Iwata: All that we could show on the screen were something like rough representations.

Sakaguchi: That’s right. We had to consider how we should convey the story to the players under such restrictions. Now that high-quality graphics rule supreme, you can reproduce what you want to communicate visually, but at the same time, I don’t know how to put this, but there’s an element that’s slightly excessive about it all…

Iwata: The player ends up being able to see things you’d have preferred not to show them.

Sakaguchi: You end up communicating too much to the player. This is why I now feel that we’re at a turning point. With this title, I pressed reset and returned to the basics of what a game is. I started by spending a lot of time considering just what it means to tell a story in a game. But it went beyond simply considering the story side of things – I looked again at the fundamentals on the system side too.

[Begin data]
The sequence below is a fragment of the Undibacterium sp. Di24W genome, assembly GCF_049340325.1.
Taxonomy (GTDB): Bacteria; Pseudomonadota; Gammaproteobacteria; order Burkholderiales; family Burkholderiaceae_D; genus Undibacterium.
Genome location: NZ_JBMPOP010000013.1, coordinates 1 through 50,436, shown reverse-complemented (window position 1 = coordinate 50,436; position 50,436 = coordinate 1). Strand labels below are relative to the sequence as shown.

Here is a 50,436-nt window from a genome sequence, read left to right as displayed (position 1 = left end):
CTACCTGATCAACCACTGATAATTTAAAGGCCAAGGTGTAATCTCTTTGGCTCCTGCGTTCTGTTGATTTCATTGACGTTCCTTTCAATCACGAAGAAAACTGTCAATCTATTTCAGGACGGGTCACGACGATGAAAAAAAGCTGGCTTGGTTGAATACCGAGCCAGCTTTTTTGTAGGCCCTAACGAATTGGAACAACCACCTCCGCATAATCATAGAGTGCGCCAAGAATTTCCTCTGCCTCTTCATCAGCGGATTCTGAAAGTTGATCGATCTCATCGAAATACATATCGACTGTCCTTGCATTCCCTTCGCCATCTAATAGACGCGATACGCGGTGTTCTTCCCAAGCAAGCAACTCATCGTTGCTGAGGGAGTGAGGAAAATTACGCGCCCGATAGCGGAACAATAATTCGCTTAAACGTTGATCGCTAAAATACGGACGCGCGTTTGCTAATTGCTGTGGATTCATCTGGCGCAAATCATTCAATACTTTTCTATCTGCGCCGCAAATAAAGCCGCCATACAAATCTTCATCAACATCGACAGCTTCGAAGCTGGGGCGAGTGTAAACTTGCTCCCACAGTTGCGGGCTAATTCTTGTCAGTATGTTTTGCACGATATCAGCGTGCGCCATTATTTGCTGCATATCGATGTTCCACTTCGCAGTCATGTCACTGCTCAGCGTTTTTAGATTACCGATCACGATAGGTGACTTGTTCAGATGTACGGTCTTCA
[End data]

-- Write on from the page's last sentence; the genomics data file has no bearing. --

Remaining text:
Iwata: You spent a long period of time looking into those fundamental issues, didn’t you?

Sakaguchi: We did. That’s why we repeatedly experimented with the system side at the prototype stages of the game’s development. We knew that we wanted something that differed from the way things had been done before. We wanted to express the gameworld and story in a whole new style, and I feel that we gave it absolutely everything we had.

Iwata: I wonder if this sense of giving it everything you had is reflected in the name ‘The Last Story’.

Sakaguchi: Yes. Just as we’d done with Final Fantasy, we gave it everything we had, as if this was going to be the last game we ever made. But I must say that this feeling was particularly strong with this title.